James Madison Papers

To James Madison from James Monroe, 15 August 1803

From James Monroe

no. 13.

London August 15. 1803.


I wrote you lately by Mr. Baring since which nothing material has occurr’d here, except that I was called on yesterday by Sr. Stephen Cotterel & notified that I should be presented to the King on wednesday next. After the presentation I shall give you the result.

The inclosed which I recd. last night from Paris by an American gentleman, containing important information, is therefore transmitted to you.1 I intimated to you by Mr. Baring that the power over the two millions of dolrs. subjected to our disposition by the act of Congress & order of the President, would so far as depended on me, be applied to a guaranty of the stipulations of the treaty. This measure is nothing more than a faithful performance of what was promisd in the course of the negotiation, & throughout the early stages of the business, or in other words, than a guaranty to the extent, in obedience to powers committed to us for the purpose, of the execution of the treaty itself. I flatter myself that Mr. Livingston will concur with me in the object, since I am persuaded that he must see the importance of it in the present state of affairs. I shall give you a more correct view of this business in my next.

I consider the present moment an all important one in our history, and that much perhaps every thing depends on what is done by our government in its several branches. If the treaty is ratified, so that the President is left free to carry it into effect, the most prompt and decisive measures appear to me to be necessary on his part. My advice is that he order the troops down immediately to take post at N. Orleans. In a mild and friendly manner the Spaniards should see that he expects they will surrender the territory promptly. Perhaps they will give it up without delay or equivocation. If they do not and our government does not take an imposing attitude the favorable moment may pass & every thing be lost. If the affair is whiled away by negotiation, France may assume the character of mediation between us, and a year hence a bargain be made up by compromise much to our injury. But if the President pushes the affair with decision & promptitude, the first consul will find himself bound by honor & interest to take a part in it which must be in the present juncture in favor of the UStates. He must interpose so as to compell Spain to yield & put us in possession of the territory we have bought of & paid France for. Should the Spaniards delay, the incident may probably furnish another occasion for the President to give a new proof of the energy of his character, & the happy effects of his administration. I am persuaded that a tone of decision shod the occasion require it, would give great effect to the proposed negotiation with Spain for Florida & the debts, while it made immediately a very favorable impression with the powers in this quarter, which would probably increase their respect for our flag and give additional security to our commerce. I would not hesitate on the arrival of the troops at New Orleans, to consider the jurisdiction of Spain as terminated, to open the port under the authority of the UStates, & exercise all the rights of sovereignty. By giving them time to remove the troops according to the treaty, or rather longer if necessary, every accommodation will be given them that they have a right to expect, and the interest & character of the UStates at the present crisis will permit. I am with great respect & esteem yr. most obt. servant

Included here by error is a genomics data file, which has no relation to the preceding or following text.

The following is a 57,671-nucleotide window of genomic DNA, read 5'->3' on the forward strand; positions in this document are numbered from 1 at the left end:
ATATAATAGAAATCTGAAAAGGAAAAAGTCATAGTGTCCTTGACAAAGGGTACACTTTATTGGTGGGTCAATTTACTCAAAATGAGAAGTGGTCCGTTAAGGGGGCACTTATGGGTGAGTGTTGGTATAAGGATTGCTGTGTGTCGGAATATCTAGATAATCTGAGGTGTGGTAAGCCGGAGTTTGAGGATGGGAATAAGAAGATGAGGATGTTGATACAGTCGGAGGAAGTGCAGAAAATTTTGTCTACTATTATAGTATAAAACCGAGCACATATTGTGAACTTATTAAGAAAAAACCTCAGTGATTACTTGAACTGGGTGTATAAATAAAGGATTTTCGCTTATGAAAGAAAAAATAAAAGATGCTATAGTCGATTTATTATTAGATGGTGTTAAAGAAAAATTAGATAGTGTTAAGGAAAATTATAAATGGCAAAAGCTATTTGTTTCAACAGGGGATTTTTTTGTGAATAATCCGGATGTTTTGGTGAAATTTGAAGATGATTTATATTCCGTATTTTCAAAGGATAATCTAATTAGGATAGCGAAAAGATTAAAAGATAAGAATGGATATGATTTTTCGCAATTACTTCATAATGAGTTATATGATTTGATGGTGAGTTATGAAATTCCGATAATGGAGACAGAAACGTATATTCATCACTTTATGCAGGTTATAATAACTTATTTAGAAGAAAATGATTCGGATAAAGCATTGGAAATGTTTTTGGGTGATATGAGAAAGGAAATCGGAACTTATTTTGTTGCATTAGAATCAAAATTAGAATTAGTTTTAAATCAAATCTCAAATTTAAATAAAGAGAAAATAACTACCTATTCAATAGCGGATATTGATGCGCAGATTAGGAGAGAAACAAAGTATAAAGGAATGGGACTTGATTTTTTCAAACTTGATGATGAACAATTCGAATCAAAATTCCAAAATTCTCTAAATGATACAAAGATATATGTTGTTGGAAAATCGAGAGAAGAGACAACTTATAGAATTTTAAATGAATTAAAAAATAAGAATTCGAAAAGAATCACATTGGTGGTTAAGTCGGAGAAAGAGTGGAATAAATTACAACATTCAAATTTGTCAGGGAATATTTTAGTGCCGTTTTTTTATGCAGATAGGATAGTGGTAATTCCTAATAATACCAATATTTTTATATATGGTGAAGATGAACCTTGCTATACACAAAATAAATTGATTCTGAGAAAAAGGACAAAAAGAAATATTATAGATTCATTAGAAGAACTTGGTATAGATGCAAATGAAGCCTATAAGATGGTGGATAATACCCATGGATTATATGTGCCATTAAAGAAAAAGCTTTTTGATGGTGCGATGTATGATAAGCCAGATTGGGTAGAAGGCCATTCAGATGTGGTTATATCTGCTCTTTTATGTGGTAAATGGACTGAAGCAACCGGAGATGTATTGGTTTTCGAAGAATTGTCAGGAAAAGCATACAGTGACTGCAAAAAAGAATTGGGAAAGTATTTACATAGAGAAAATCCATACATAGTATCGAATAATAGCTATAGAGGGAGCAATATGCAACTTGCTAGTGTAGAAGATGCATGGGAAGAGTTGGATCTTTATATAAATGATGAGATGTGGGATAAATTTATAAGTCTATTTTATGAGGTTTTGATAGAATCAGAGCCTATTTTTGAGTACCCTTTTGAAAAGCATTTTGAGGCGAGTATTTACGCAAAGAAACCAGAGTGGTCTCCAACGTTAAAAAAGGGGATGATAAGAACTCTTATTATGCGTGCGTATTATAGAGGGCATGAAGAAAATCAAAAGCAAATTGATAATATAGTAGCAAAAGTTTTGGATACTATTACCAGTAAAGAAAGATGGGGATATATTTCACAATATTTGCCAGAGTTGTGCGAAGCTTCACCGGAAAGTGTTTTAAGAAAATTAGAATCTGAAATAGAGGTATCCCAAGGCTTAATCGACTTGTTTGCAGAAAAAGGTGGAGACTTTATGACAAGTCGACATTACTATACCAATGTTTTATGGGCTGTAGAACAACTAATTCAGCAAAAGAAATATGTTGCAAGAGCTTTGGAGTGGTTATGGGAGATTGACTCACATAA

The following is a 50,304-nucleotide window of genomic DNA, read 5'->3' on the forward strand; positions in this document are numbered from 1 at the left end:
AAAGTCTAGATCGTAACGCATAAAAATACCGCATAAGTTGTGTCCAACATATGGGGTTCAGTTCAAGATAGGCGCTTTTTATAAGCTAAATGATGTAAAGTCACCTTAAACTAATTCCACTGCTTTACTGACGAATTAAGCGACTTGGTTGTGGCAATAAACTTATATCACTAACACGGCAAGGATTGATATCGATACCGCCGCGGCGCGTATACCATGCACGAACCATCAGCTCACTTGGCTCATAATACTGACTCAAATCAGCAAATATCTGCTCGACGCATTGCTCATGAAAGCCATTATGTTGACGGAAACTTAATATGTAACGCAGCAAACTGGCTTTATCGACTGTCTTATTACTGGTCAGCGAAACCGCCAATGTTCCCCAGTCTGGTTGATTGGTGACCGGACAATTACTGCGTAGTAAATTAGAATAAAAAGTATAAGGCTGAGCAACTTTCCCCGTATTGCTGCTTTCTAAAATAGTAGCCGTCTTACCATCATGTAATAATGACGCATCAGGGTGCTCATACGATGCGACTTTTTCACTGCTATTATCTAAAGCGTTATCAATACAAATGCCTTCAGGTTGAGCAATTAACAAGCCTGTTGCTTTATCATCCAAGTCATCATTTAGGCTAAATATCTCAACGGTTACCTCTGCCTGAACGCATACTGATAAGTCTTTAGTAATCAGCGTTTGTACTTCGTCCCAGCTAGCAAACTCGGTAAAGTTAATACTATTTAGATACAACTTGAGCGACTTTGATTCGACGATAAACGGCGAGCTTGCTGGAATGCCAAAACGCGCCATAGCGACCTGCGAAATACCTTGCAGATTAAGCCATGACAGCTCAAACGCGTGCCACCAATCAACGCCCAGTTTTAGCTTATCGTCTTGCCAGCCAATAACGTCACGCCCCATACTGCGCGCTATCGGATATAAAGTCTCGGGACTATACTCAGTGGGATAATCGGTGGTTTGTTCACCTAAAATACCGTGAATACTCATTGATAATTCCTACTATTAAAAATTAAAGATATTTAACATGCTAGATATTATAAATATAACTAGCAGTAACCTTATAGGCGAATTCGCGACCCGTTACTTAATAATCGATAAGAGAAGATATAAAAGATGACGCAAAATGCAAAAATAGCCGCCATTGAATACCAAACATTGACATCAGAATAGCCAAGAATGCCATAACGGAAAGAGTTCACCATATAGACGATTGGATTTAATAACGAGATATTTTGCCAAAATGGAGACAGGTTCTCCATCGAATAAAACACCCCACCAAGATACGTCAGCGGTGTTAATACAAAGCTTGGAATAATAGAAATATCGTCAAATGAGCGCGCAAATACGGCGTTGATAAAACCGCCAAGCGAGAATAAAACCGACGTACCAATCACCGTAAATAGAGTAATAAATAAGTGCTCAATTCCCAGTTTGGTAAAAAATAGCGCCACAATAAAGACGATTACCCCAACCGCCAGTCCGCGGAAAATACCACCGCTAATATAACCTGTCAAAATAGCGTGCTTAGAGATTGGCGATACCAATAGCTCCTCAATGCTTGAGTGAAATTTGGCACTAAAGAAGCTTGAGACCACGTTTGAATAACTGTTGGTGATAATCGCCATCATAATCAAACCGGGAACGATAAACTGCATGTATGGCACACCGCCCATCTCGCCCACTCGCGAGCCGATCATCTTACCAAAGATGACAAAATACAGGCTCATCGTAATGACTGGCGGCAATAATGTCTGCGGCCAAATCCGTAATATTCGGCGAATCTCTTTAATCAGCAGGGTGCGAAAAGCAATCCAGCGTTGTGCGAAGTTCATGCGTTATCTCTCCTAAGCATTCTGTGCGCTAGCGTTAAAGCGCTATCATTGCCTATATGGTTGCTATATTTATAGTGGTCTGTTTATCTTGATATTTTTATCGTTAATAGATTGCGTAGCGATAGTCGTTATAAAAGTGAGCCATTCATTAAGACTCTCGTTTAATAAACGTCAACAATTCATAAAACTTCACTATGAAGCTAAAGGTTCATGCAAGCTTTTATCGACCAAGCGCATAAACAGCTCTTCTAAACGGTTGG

Jas. Monroe

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